RIO DE JANEIRO – The death toll from flash floods and landslides caused by torrential rain in the Brazilian city of Petropolis has surpassed 200, authorities said Wednesday, as they continue to recover bodies more than a week after the storm.
Around 51 people are still missing, but that number is expected to go down as bodies are identified and families are reunited, police said.
Among the 204 bodies recovered, 188 had been identified as of Wednesday, Rio de Janeiro police said.
Some 800 people were being housed in emergency shelters after the deluge left their homes damaged or destroyed.
The February 15 downpour turned streets in the picturesque tourist town north of Rio de Janeiro into violent rivers, the water taking cars, trees and soil along with it.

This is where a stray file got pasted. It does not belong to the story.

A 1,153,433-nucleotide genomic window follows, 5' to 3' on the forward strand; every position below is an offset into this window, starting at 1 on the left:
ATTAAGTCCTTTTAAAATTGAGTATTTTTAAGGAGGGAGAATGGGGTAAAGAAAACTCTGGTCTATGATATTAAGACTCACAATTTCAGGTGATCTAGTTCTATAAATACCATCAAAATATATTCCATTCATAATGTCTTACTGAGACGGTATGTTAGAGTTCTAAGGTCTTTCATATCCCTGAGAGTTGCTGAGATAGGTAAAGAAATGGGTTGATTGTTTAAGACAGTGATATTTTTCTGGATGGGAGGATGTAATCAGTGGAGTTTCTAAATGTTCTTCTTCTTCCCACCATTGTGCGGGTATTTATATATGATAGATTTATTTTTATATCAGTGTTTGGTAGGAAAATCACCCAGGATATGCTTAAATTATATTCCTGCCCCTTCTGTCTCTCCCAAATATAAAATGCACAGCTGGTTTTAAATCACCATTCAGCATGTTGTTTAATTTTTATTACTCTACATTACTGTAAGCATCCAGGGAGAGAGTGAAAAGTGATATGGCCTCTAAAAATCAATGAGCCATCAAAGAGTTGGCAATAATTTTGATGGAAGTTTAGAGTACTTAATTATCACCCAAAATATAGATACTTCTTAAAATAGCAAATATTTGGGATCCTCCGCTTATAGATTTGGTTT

Officials are still waging a massive clean-up operation to clear the mud, rubble and stranded vehicles strewn around Petropolis, a city of 300,000 people that was the 19th-century summer capital of the Brazilian empire.
The storm, which dropped more than a month’s worth of rain in a few hours, is now the deadliest in the city’s history.
In the past three months, approximately 250 people have died in severe storms in Brazil.
Experts say the violent rains are being made worse by climate change.